God: without embarrassment or hesitation, all were willing to say “gracias a Dios” (thanks be to God) for the blessing of these jobs. Gracias a Dios was intermingled throughout. I mention that Donnie Hodge and his family are deeply believing Christians. They are not Catholics. This highlights that the work and partnerships of Catholic Charities extends to “non-Catholics and Catholics alike.
Gratitude: More than a dozen times, a thank you was given to Donnie Hodge and his company for sticking with this factory even through hard times. I have seen enough to confidently say that this was more than merely currying favor with the boss.
At the other two stops on my trip, I presented a cross blessed by Pope Francis during his visit to New York for immigrants and refugees helped by Catholic Charities as a sign of solidarity and support for the dignity of workers. Solidarity across national boundaries is an important part of the work of Catholic Charities in New York. Immigrants from more than 100 different countries are helped each year. Immigrants and first generation families from the Dominican Republic are an important part of Catholic Charities’ work – not only in New York City but also the Hudson Valley. I am confident this “cross of solidarity” will be prominently and proudly displayed.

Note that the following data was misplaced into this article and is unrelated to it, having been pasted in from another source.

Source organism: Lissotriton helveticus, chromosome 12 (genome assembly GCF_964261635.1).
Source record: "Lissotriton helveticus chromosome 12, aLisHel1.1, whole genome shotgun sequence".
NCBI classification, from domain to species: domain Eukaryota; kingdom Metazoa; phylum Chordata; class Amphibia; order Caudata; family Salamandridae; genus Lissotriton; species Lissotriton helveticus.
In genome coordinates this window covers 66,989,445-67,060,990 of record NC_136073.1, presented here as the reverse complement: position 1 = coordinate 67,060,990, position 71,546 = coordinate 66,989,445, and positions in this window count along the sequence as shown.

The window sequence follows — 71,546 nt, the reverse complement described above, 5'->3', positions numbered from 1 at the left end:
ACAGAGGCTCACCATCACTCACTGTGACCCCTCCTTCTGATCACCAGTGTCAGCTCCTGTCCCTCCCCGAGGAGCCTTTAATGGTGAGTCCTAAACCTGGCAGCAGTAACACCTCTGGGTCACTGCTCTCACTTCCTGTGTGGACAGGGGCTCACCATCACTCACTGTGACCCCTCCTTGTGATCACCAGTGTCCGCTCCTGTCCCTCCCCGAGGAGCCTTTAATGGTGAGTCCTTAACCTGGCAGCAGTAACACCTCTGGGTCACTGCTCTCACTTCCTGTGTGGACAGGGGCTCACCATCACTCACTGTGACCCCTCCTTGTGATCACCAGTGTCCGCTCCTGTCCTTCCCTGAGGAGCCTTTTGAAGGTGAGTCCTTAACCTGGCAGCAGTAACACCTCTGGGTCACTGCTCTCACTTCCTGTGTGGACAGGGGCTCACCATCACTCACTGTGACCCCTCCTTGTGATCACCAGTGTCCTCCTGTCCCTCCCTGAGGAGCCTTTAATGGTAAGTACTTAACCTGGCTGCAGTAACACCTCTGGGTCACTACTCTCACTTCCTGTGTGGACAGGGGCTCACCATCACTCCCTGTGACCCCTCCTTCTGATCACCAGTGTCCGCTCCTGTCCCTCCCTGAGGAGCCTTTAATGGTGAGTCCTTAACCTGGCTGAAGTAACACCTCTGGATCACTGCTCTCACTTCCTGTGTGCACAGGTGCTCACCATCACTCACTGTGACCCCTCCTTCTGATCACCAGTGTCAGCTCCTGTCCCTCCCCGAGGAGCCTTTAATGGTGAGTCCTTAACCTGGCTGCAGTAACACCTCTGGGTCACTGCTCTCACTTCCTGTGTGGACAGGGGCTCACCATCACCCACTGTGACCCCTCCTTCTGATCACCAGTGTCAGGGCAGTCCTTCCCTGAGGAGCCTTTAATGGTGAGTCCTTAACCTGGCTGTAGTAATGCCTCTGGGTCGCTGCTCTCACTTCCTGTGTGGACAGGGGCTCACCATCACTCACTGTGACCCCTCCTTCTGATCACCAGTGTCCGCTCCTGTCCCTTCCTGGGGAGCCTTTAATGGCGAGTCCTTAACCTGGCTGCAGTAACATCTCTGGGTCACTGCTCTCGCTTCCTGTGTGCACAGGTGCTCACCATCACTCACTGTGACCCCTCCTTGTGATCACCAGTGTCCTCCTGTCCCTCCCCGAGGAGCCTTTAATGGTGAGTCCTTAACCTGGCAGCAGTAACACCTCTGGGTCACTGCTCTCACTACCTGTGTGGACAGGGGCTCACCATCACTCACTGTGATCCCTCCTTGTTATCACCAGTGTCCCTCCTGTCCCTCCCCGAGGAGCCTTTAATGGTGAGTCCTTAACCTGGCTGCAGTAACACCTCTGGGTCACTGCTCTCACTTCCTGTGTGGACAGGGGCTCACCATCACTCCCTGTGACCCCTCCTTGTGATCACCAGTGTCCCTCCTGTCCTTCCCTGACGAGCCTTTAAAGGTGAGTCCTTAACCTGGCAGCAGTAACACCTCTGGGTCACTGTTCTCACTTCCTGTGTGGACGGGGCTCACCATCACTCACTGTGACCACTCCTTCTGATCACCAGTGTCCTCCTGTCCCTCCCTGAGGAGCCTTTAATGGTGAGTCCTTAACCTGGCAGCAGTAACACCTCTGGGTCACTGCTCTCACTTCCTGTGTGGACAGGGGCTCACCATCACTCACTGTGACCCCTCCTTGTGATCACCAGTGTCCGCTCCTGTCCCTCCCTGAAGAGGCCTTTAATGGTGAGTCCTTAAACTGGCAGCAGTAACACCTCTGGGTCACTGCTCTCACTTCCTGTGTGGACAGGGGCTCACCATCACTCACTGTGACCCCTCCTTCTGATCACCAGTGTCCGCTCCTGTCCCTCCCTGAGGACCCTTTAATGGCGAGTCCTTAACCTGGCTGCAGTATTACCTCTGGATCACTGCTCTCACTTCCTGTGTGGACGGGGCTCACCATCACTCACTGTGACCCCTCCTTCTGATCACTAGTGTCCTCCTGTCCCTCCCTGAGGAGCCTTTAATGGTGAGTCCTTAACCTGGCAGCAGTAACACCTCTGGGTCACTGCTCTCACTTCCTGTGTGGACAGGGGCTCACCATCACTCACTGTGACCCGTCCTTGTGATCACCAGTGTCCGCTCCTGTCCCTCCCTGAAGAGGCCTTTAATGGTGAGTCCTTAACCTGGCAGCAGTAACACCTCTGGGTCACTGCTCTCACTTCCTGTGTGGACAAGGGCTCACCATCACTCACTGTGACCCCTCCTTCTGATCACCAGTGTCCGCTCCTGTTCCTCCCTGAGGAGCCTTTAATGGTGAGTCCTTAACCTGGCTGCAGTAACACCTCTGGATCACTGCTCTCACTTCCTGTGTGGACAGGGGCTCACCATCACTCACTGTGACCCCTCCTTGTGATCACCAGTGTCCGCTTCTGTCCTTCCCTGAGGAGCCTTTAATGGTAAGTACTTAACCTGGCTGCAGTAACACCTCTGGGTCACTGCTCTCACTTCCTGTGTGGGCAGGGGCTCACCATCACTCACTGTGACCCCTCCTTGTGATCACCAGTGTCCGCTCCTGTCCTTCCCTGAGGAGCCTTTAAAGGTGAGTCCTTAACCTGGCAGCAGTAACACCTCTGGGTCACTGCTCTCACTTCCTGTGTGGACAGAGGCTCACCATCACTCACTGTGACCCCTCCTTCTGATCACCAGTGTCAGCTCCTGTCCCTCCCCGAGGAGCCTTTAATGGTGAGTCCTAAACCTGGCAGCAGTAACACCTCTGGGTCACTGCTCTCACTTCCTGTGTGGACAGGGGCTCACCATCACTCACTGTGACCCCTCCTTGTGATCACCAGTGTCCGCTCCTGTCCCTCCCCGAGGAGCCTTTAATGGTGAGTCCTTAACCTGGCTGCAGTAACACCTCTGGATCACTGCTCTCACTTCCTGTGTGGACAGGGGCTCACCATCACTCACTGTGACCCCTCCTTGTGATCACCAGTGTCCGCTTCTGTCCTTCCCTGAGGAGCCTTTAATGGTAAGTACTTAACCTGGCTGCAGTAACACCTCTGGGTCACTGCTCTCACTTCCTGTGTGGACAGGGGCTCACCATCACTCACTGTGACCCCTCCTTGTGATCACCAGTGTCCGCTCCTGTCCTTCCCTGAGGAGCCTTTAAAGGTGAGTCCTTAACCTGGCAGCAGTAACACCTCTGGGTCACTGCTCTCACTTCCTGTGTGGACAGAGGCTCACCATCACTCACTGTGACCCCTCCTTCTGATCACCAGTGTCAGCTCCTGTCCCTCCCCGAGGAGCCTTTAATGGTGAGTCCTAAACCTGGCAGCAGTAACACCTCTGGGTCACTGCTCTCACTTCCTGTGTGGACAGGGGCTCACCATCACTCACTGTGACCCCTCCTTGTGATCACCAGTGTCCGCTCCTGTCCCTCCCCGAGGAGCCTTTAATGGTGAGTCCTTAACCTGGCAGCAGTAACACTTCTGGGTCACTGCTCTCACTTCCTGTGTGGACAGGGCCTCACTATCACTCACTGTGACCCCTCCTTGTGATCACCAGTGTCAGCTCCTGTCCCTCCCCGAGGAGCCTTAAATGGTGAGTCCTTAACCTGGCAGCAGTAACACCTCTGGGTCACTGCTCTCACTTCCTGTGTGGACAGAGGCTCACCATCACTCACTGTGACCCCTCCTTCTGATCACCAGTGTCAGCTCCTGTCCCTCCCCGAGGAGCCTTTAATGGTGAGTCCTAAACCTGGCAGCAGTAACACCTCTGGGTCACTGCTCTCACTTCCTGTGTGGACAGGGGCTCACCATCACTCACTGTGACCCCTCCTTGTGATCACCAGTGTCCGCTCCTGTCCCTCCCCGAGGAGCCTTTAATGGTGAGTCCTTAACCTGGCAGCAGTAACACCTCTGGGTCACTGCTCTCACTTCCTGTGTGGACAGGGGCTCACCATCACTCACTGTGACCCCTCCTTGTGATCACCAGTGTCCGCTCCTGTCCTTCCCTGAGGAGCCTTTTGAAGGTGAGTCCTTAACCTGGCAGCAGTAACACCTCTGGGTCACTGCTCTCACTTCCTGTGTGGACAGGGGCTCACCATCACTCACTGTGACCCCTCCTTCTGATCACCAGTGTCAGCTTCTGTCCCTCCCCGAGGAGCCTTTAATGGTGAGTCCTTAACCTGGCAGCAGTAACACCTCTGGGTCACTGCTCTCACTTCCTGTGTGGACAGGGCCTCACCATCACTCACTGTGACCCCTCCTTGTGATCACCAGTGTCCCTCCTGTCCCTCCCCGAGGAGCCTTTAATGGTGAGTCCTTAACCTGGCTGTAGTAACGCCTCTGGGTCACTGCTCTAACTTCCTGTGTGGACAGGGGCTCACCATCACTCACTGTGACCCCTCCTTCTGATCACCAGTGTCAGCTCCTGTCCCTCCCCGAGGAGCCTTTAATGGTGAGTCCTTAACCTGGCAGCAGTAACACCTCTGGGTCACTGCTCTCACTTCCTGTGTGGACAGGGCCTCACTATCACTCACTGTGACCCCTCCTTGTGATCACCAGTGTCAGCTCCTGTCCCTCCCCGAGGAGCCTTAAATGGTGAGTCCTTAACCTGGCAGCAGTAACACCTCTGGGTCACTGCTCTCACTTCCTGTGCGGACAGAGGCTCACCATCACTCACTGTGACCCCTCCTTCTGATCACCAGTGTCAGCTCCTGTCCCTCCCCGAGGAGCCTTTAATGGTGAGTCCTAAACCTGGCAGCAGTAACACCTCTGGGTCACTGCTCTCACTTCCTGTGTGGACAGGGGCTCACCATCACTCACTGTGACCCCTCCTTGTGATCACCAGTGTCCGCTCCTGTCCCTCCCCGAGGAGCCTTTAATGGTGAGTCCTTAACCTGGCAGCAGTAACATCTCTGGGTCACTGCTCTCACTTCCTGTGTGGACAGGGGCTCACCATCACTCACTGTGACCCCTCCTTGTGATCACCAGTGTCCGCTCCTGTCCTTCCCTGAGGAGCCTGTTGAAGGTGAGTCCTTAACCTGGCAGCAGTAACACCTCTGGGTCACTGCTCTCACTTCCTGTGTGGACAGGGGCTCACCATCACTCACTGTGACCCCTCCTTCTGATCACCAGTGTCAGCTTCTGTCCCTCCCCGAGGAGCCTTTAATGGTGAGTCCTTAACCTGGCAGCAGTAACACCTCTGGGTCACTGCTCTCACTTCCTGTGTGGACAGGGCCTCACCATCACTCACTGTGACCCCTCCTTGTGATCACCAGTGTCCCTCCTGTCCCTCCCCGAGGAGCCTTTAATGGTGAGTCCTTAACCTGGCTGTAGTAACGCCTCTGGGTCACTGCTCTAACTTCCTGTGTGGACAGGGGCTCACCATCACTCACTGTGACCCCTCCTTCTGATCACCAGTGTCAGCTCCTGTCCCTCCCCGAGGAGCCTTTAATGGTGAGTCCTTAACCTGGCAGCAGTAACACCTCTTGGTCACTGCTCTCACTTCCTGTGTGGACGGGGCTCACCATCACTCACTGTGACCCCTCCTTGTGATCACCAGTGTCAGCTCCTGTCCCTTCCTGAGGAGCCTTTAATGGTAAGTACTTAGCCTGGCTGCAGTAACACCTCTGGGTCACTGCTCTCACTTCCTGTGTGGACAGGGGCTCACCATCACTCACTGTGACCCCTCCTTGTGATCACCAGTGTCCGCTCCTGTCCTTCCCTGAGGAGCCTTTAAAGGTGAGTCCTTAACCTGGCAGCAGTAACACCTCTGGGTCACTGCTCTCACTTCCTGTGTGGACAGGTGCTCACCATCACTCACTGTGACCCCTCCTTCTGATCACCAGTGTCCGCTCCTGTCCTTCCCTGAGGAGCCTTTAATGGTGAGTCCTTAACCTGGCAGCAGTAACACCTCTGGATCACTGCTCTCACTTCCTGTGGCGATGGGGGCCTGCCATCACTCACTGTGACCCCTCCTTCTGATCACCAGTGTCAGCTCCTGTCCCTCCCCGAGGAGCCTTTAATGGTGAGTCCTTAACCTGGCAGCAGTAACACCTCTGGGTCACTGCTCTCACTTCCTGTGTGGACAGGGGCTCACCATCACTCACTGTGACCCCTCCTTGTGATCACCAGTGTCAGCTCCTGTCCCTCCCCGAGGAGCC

I think you get a sense of our uplifting visit yesterday to the factory of Altagracia and the homes of a few of the workers.